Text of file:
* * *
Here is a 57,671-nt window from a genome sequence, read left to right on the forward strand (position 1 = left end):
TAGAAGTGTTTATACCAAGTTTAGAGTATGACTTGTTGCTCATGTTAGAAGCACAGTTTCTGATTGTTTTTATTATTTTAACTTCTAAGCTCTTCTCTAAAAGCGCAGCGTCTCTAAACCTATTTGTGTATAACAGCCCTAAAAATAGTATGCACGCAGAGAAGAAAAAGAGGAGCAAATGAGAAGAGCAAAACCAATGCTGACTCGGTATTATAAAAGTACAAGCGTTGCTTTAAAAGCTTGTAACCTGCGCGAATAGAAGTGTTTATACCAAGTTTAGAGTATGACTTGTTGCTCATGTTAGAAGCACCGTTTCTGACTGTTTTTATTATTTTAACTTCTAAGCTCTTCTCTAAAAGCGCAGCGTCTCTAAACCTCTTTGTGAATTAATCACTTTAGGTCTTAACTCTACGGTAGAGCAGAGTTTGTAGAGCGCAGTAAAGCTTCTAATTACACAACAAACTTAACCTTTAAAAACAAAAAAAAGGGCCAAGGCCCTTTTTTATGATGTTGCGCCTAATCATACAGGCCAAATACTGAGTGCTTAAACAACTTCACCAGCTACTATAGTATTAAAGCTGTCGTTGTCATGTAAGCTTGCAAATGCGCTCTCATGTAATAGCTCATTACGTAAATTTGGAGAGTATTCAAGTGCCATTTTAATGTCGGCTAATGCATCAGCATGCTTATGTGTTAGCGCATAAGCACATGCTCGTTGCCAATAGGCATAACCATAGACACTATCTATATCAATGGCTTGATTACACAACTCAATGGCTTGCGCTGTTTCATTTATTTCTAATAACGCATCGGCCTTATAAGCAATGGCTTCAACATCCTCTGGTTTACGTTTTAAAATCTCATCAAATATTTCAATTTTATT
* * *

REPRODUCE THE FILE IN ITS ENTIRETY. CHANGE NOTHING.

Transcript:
Here is a 57,671-nt window from a genome sequence, read left to right on the forward strand (position 1 = left end):
TAGAAGTGTTTATACCAAGTTTAGAGTATGACTTGTTGCTCATGTTAGAAGCACAGTTTCTGATTGTTTTTATTATTTTAACTTCTAAGCTCTTCTCTAAAAGCGCAGCGTCTCTAAACCTATTTGTGTATAACAGCCCTAAAAATAGTATGCACGCAGAGAAGAAAAAGAGGAGCAAATGAGAAGAGCAAAACCAATGCTGACTCGGTATTATAAAAGTACAAGCGTTGCTTTAAAAGCTTGTAACCTGCGCGAATAGAAGTGTTTATACCAAGTTTAGAGTATGACTTGTTGCTCATGTTAGAAGCACCGTTTCTGACTGTTTTTATTATTTTAACTTCTAAGCTCTTCTCTAAAAGCGCAGCGTCTCTAAACCTCTTTGTGAATTAATCACTTTAGGTCTTAACTCTACGGTAGAGCAGAGTTTGTAGAGCGCAGTAAAGCTTCTAATTACACAACAAACTTAACCTTTAAAAACAAAAAAAAGGGCCAAGGCCCTTTTTTATGATGTTGCGCCTAATCATACAGGCCAAATACTGAGTGCTTAAACAACTTCACCAGCTACTATAGTATTAAAGCTGTCGTTGTCATGTAAGCTTGCAAATGCGCTCTCATGTAATAGCTCATTACGTAAATTTGGAGAGTATTCAAGTGCCATTTTAATGTCGGCTAATGCATCAGCATGCTTATGTGTTAGCGCATAAGCACATGCTCGTTGCCAATAGGCATAACCATAGACACTATCTATATCAATGGCTTGATTACACAACTCAATGGCTTGCGCTGTTTCATTTATTTCTAATAACGCATCGGCCTTATAAGCAATGGCTTCAACATCCTCTGGTTTACGTTTTAAAATCTCATCAAATATTTCAATTTTATT